Running with Hard Nipples

The last few months I have been thinking nonstop of what it means to be an athlete, specifically a female athlete. Full disclosure, I do not know what it is like being a male, so many of the things I discuss in this blog may be relatable to males but I am speaking solely from a female’s perspective on some of the issues we face.

I have noticed, possibly because of social media or maybe it is just more obvious through social media, that as amazing it is to see and hear about women taking care of their bodies and doing incredible physical challenges, so often the focus is more on what the woman looks like (including the clothes that she’s wearing) and not the things she does. For example, I remember just five short years ago I didn’t even know what workout clothes were. My workout clothes consisted of anything in my closet that had not yet been demoted to pajamas: old t-shirts, horrible sagging shorts, old white cotton socks, etc. But then the workout apparel world exploded. Not only was I in shock about how much good workout clothes can help performance, I also for the first time got excited about getting dressed prior to going out for a run. And this is fun! I love shopping for workout gear, and sometimes those new pair of running tights are just what I need to get get out the door. All to say I’m not suggesting that caring about what we look like and how we feel in workout clothes are a bad thing, but I also want to be very honest in this post about some of the pressures women get from others and themselves to look their best and smell their best even while sweating.

When I lived in New York for a few years any little bit of concern of what I looked like or smelled like at the gym went out the window. I was training hard for my first ultramarathon and ran nonstop outside and in the gym daily. Laundry was much less convenient and I had limited workout clothes because most of my belongings were still in San Diego. Because of this, I had only a few items to circulate through my never-ending sweat sessions. Thus, instead of wasting money and time constantly washing clothes, I just didn’t. I stuck to my routine of doing a wash every week and that was it. So every day when I returned from my workout I would literally wring my clothes out (disgusting but true) and hang them out to dry for the next day. I wore the same exact workout outfit every day for that week. Now, some may argue hygiene complications etc., but I managed just fine. I’m sure I smelled horrific but I wasn’t running to look for dates; I was running to sweat, to clear my head, and to be good to my body. What I looked and/or smelled like was not on my radar.

In New York, especially in the winter time, this was all easier. I was wearing clothes that would cover much of my body but in San Diego, it’s a different story. I was so bothered about the fact that when I moved back home suddenly I noticed the unflattering way my running shorts cut at my thigh, my armpit hair that I always neglected, my greasy hair, and yes even my hard nipples. For a while I attempted to address these sudden “setbacks,” and then, just like that, I got over it. I was wasting too much time and energy worrying about things that had no bearing on my life whatsoever. Truth be told, women tend to be very critical of themselves and, yes, of other women. I would never really think about what a male thought of me because frankly I just didn’t care, but I would think about what a female thought of me. Did I look a mess? Was my hair disgusting? Did I seriously just have a conversation with her with remnants of my hard boiled egg still in my teeth? But as I began to allow myself to not be concerned with how I appeared, I also stopped caring as much about how others saw me. I have flaws—lots of them. I have hair in places I wish I didn’t, I rarely shave my legs, almost daily I talk myself out of washing my hair (I’m just going to work-out later right?), no matter how muscular my legs are they still look flabby in the right shorts, my nipples have a mind of their own and are constantly hard in the most uncomfortable situations, and my arm hair never stops growing (last week we found a hair that measures about two inches long, I’m letting it grow). All of this to say, women are not physically perfect, some hide it better than others; but there will always be something about ourselves and yes, someone else to criticize. So who cares? Who cares if someone is wearing workout shorts that are super short and they don’t have the most amazing butt (guilty!), who cares if someone is wearing sweats or their boyfriend’s old t-shirt to the gym, and who cares if you’re not going to be featured on the cover of Runners Magazine.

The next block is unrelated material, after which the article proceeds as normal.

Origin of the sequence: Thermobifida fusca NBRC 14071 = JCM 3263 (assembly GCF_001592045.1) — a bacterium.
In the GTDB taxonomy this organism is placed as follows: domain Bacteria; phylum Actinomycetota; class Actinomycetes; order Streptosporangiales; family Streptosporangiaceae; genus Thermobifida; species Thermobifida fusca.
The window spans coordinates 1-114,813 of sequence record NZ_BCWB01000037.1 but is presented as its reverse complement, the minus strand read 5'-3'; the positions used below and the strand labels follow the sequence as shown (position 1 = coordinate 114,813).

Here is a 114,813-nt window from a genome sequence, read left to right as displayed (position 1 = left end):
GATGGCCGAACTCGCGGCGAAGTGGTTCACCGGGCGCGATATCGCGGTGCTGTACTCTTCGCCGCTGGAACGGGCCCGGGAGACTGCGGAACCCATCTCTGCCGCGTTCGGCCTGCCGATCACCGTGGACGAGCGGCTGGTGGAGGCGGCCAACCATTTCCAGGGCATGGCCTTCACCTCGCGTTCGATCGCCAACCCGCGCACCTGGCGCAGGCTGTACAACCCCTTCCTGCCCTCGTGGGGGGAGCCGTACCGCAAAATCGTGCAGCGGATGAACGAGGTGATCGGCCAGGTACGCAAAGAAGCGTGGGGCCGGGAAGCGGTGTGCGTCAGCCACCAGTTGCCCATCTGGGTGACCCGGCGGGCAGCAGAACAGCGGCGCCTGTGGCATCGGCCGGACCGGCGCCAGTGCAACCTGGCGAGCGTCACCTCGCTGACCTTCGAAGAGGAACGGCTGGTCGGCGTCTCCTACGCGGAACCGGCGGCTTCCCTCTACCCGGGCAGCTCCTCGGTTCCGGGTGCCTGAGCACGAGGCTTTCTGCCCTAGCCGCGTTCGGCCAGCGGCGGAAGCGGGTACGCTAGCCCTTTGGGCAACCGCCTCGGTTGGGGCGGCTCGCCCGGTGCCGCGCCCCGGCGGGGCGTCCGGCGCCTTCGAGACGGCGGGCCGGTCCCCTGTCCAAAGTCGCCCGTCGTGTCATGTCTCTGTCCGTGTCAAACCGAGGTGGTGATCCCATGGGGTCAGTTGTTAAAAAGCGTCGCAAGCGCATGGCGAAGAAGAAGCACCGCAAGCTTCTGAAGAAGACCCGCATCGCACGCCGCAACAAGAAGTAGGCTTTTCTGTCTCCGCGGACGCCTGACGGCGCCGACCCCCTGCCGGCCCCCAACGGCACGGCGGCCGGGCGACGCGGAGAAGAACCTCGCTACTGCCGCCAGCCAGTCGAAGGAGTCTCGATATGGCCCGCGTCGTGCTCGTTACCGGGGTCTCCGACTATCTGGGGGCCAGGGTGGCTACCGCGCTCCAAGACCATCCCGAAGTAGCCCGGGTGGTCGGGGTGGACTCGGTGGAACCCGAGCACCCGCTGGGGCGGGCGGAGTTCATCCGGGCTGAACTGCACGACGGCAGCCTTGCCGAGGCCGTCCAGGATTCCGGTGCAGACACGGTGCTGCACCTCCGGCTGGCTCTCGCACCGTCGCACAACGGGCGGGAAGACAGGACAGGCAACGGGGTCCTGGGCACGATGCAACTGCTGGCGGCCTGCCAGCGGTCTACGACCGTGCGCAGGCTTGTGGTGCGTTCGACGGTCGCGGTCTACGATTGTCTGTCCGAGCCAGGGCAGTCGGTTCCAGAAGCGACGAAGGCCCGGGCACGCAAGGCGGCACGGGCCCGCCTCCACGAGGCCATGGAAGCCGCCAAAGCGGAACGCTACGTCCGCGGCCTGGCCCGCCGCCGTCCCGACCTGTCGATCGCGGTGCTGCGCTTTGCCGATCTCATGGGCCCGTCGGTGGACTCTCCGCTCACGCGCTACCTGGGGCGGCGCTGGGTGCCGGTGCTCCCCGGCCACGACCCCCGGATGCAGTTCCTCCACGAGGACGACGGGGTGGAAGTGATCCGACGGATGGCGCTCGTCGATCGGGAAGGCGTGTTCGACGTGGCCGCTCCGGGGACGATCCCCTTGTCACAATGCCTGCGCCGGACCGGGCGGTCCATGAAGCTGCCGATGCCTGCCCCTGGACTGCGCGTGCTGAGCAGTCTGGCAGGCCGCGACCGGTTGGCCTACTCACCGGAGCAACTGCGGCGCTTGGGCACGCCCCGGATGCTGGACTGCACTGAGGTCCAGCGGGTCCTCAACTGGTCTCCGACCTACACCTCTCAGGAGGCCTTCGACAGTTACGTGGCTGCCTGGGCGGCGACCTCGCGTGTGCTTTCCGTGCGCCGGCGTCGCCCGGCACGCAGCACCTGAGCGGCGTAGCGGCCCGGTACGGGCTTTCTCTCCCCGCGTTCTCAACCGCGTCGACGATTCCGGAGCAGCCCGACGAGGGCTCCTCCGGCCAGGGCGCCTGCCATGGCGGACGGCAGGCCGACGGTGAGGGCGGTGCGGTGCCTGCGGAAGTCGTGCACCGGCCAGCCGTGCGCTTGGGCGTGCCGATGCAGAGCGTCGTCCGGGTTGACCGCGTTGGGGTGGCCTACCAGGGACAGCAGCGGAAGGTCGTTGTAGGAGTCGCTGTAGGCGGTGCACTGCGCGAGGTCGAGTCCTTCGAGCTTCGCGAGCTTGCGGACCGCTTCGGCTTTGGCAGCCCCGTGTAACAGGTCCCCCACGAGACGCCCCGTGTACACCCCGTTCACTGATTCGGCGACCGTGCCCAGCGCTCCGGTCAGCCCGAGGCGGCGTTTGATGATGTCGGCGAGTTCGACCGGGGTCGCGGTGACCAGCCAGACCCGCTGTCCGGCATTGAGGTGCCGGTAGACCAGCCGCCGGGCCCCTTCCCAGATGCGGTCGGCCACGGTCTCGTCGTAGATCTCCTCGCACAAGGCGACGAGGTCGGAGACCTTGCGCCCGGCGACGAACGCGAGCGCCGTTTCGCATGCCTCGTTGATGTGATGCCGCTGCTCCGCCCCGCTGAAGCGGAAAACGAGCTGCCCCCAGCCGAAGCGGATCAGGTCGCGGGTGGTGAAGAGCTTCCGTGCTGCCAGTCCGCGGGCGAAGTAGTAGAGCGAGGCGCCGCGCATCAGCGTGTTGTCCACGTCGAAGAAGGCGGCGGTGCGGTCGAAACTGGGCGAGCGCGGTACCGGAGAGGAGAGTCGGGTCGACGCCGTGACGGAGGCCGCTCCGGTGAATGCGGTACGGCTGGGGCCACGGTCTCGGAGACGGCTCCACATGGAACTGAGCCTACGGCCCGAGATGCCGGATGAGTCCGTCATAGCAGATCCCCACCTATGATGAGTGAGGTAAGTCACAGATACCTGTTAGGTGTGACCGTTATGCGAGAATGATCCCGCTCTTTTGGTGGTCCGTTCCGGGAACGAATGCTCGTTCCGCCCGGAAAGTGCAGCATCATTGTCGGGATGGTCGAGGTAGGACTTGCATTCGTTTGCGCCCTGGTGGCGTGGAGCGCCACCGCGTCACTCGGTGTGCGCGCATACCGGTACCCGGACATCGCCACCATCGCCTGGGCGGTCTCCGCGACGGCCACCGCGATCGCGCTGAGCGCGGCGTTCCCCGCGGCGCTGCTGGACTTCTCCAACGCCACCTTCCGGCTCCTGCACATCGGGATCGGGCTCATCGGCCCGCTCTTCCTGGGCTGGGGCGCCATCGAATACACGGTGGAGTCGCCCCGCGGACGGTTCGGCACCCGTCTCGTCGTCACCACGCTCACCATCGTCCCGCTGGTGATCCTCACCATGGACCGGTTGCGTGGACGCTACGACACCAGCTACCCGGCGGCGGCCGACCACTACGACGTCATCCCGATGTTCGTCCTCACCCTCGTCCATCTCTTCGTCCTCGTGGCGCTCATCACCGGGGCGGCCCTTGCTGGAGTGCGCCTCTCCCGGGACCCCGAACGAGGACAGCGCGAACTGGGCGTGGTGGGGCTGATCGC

I believe that we have an obligation to one another and to ourselves to be better than all of this. It is constant work and various bodies are glorified depending on the season, but we don’t have to cosign to what the media sells us about women. Women are beautiful, because of the stretch marks, different sized boobs, no toenails, sunspots, fat in places we wish we didn’t have, and all of the other characteristics that make us women. It is not up to me to decide what is beautiful for you, but it is up to all of us to be a bit kinder and more compassionate to one another. How we are to ourselves and what we say about others has a direct impact on our life. Seeing the best in ourselves is never a bad idea, and seeing the best in others, awkward hard nipples and all, well that’s just a gift for us all.

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